Did I call it? Great minds…August 15, 2011
Yesterday I did my bit about how Team Obama has been trying to vilify the Tea Party, and that’s kind of like vilifying smoke. The Tea Party is like the Holy Roman Empire, and is neither Tea nor a Party. (As the HRE was neither Holy, Roman, nor an Empire – I read that someplace once.)
Today Rush Limbaugh spent a lot of time with a similar argument, giving his kind of definition of what the Tea Party is. His was wider than mine, but you know, we both could be right, because as we both pointed out, there is no official Tea Party set of beliefs. It’s more people who have a common sense of rightness about how the country should be run, but they may completely disagree on the details.
Being a grass roots movement it’s hard to destroy, but it’s also hard to pin down. I just think a lot of people want the government out of their lives, and to be left alone to raise their families and run their businesses.
There’s that group of people – almost half the adult population, apparently – who receive some kind of federal assistance. That includes things like student loans; they’re not all welfare moms or something. They might be of two minds here, wanted their taxes lowered but knowing that they also were in debt to the government, and without some of those taxes they couldn’t get those loans either.
So when a person like that gets into the voting booth, alone, which way do they lean? “I’m being overwhelmed by my taxes and my wife lost her job because her boss at the small business where she worked had to close,” or “I’ll vote for this guy, because I really needed those loans to get through college, and it’s only going to be far more expensive when my kids go.” I don’t write them off, but they aren’t a slam-dunk, either.
One of the things that the folks who press for lower taxes have not done particularly well is demonstrate the “trickle-down” effects of lower taxes. When you talk about lower taxes, people think personal income taxes first. Some might think about capital gains taxes, or maybe about inheritance taxes, or something else specific that might affect them. Rarely do they think about the big picture. People forget that taxes get added to taxes – businesses have to pay property taxes, income taxes, all sorts of things that get rolled into the cost of goods and services. They have to pay higher salaries for some jobs because of the market, and those salaries are where they are because the individuals need to be able to pay their taxes, too. Everybody talks about moving business overseas because of the cost of workers’ salaries, but the cost of property, utilities, construction, and taxes all could be lower than in the US. If you lower the tax rates we can become more competitive. Perhaps salaries don’t go up – but they don’t need to, because goods and services become more affordable. It’s more likely US businesses buy from US businesses because they can price competitively. Less money flows out of the country.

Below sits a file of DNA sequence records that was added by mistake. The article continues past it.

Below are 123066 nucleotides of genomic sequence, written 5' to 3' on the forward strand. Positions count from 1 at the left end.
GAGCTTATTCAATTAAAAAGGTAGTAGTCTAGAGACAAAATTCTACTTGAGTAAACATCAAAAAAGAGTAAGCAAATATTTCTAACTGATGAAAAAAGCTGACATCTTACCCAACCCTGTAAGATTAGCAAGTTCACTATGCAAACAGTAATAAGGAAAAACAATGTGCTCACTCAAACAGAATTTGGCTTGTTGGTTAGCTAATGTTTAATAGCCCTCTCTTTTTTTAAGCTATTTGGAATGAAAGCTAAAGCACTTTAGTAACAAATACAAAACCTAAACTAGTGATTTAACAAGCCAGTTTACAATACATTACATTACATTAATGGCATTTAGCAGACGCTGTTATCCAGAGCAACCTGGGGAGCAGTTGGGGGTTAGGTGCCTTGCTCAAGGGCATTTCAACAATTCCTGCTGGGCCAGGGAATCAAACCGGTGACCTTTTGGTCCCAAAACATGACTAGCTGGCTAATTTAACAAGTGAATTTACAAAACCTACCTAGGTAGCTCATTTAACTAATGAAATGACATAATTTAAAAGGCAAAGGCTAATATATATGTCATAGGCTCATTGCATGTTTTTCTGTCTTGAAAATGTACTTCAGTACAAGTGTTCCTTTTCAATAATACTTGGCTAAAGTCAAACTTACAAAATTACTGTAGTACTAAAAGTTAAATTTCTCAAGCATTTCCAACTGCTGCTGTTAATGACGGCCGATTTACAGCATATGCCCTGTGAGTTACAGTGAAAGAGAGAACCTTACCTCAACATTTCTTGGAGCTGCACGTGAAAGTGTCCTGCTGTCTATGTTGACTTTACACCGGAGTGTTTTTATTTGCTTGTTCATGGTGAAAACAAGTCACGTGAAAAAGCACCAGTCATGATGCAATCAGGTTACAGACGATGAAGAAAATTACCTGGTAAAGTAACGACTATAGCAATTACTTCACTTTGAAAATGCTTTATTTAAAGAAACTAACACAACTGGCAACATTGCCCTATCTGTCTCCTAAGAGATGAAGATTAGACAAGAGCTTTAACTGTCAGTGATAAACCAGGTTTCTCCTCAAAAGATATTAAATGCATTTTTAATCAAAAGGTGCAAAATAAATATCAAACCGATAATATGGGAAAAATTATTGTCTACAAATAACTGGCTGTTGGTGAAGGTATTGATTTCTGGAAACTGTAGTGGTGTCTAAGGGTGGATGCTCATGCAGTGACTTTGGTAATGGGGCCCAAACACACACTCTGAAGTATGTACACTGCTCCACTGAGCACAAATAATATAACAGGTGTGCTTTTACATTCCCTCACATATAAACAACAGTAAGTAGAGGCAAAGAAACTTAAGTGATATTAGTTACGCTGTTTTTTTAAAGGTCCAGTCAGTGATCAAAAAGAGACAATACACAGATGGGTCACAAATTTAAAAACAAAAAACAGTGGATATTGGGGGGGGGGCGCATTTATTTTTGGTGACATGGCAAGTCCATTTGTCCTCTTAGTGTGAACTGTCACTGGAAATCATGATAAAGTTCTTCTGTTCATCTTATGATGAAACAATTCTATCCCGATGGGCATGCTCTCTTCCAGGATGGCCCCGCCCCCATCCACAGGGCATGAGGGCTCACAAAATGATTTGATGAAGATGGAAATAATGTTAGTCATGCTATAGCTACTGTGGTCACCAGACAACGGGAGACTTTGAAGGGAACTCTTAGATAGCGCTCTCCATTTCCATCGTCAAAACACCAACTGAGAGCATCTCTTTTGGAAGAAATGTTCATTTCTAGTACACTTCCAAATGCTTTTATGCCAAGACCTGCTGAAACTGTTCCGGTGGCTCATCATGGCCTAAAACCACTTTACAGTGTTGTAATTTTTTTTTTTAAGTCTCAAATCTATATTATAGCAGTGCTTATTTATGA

I’m no economist. I know this wouldn’t happen overnight, although the changes Ronald Reagan made in the 1980s had some pretty quick positive effects, and those effects continued for two decades. It’s also been proven, time and again, that when taxes are lowered, the revenue brought in by the government actually goes up – because the economy gets going, and grows, and even at the lower rates the added GNP adds to the tax revenue. It worked for Reagan, it worked for Bush 43, and it even worked for JFK.
I think a lot of people who can’t articulate their beliefs still know, deep down, that increased taxes are a bad idea. They’ve either been around long enough to see this happen in their lifetimes, or the New Media has made the information available to everyone and more people have heard it.
There will always be people who want to be taxed more. I understand there are people who like to have other painful things done to them, too, but that doesn’t make unfair taxation reasonable for everyone. (I’m not even getting into the whole thing about how the Congress seems to be working against the will of the people a lot lately.) What baffles the media folks, and probably the political pundits as well, is that there’s practically no way to know if the Tea Party membership is 100,000 or 100 million. It’s this uncertainty that makes both parties a little crazy, and why probably even the Republican party in any of its forms doesn’t really want to embrace it. However, if the frontrunner Presidential candidates start saying nice things about the Tea Party, it’s going to be a very interesting election cycle.